The Estate gets the same 251bhp 2.8-litre turbocharged V6, complete with variable valve timing, hooked up to a six-speed gearbox. Despite an extra 135kg and poorer aerodynamics, it posts almost identical benchmark figures to the hatch, with 0-60mph rising only 0.2 seconds to 6.7 seconds.
    More importantly, real-world performance is just as startling, with huge low-down shove and lots of power in reserve for overtaking. Capping it all is a V6 engine that sings at high revs, but stays subdued at all other times. The Estate also gets the same chassis upgrades as the hatchback, with specially tuned electronic dampers, revised steering and a 'sport' button mounted on the dash. It has huge 345mm front disc brakes, too.
    On the move, the Estate's longer wheelbase means the ride is slightly more comfortable (although it's still firm), and the car feels more stable at speed. However, it doesn't turn into corners as quickly. Pressing the sport button makes the ride too stiff, though, and whether off or on, it can't do anything about the torque steer under hard acceleration, or the numb steering. This means the experience can be wild, yet strangely uninvolving.
    But then if you're using the VXR as a proper estate, you won't be tackling twisty roads at high speed all the time. And with 1,850 litres of load space, plus Vauxhall's excellent Flex system of boot partitions, there is no bigger or more practical choice in this class.
    At £24,995, the Vectra VXR estate is £1,000 more than the hatch, making it £2,000 more expensive than Subaru's new Impreza WRX, and the same price as Audi's A4 2.0 T Avant. But while both those rivals are more fun to drive, neither offers the same combination of space and pace.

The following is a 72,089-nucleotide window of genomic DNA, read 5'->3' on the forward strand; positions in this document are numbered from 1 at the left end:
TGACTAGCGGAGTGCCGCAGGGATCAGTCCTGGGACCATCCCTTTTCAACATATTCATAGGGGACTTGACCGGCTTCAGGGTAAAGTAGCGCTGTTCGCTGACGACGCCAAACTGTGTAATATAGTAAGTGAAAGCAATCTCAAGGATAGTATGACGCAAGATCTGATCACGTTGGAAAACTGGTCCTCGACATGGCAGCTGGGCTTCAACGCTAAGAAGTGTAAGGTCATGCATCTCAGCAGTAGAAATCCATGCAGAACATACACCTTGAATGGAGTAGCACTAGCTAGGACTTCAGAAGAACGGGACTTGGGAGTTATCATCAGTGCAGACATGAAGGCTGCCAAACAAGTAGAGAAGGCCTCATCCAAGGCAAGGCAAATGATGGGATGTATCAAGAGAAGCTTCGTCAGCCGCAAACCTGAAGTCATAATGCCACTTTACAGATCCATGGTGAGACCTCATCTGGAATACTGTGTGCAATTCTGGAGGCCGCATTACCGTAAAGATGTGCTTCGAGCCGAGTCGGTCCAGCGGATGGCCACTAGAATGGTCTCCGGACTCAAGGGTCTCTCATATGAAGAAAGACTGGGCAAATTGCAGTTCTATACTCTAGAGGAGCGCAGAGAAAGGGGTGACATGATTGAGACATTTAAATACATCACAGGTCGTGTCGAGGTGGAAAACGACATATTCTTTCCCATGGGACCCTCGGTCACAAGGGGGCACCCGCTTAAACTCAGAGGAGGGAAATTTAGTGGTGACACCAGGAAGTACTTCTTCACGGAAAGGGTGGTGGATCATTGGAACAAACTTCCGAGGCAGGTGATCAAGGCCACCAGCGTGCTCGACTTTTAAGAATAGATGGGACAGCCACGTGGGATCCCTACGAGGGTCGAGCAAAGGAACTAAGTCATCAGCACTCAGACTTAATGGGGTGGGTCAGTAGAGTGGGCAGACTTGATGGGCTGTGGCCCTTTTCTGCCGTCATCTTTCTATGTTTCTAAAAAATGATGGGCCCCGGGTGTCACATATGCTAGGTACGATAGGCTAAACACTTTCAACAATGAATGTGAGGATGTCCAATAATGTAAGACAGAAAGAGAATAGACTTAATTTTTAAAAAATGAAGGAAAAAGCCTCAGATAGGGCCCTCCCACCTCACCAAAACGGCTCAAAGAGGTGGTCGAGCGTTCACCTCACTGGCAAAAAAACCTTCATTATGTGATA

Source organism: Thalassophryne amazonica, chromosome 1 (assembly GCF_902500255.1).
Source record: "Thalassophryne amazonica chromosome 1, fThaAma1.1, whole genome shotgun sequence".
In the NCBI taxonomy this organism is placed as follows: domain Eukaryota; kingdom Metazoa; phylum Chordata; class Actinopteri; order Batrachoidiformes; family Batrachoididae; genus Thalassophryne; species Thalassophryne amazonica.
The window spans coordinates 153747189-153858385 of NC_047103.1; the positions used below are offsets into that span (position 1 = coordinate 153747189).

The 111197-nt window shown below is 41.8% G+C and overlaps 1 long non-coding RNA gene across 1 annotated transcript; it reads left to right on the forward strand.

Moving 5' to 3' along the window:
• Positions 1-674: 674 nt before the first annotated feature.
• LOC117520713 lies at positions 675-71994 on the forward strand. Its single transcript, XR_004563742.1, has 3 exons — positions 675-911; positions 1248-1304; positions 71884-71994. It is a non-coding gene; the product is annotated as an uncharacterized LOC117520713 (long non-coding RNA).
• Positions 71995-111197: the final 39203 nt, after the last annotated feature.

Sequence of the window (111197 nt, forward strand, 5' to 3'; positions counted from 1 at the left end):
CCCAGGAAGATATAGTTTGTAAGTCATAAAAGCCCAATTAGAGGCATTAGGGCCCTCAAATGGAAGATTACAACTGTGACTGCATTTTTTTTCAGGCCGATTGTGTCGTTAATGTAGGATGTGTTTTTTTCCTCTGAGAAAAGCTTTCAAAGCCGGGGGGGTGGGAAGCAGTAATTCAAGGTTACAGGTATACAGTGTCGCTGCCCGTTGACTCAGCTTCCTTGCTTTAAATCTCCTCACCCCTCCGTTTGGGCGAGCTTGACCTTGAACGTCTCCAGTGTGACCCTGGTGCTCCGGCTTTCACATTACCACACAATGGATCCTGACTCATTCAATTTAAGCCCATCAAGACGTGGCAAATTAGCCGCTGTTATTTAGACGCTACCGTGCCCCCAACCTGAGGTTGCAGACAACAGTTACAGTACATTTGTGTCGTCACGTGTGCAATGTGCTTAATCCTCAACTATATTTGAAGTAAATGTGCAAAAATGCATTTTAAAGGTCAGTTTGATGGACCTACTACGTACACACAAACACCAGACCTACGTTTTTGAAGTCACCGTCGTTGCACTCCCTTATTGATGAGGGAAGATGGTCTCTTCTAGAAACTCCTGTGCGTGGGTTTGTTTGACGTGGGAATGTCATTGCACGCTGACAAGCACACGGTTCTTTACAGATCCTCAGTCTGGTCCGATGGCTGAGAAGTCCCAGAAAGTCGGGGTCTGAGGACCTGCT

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    14th December 2005

    Default Vectra C, 2.8iV6T (Z28NET),, 8/11/05
    Date: November 8th, 2005
    Model: Vauxhall Vectra VXR
    Price: £23,995
    Engine: 2,792cc, V6 cylinders, 24 valves, turbocharger, 255bhp at 5,500rpm, 262lb ft 1,800-4,500rpm
    Transmission: six-speed gearbox, front-wheel drive
    Performance: 161mph, 0-60 in 6.5sec, 27.4mpg official average
    CO2: 247g/km
    How can a cappuccino be lukewarm when it has just been made? I don't know, but the one I'm sipping in Cerda, Sicily, is. But I don't mind because I've just been looking at other things that genuinely are hot. Or pictures of them anyway, in a museum dedicated to the mad Sicilian road race called the Targa Florio. It ran from 1906 to 1977, and for many years was part of the World Endurance Championship which also included the Le Mans 24 Hours.
    It couldn't happen today. Public safety awareness would render it impossible in the litigious mindset that is one of the US's most unpleasant exports, and modern Le Mans-type cars could never cope with the ridges and crests and cracks that punctuate these Sicilian roads. Those of the 1960s had a hard job, too, but the sight of Phil Hill in a Chaparral 2F or the local hero Nino Vaccarella in his Ferrari P4 showed that they gave it a good try.
    That Chaparral, with its huge rear aerofoil, was one of the weirder cars to compete. It had a Chevrolet V8 engine and covert General Motors backing, but that's not why I'm here today. The only slightly less tenuous excuse is that Fritz Opel, son of Adam Opel who founded the German car company that bears his surname and is nowadays also part of General Motors, took part in the 1907 Targa Florio, and today I'm driving Opel's latest racy product. Or rather Vauxhall's; nowadays, one is a translation of the other.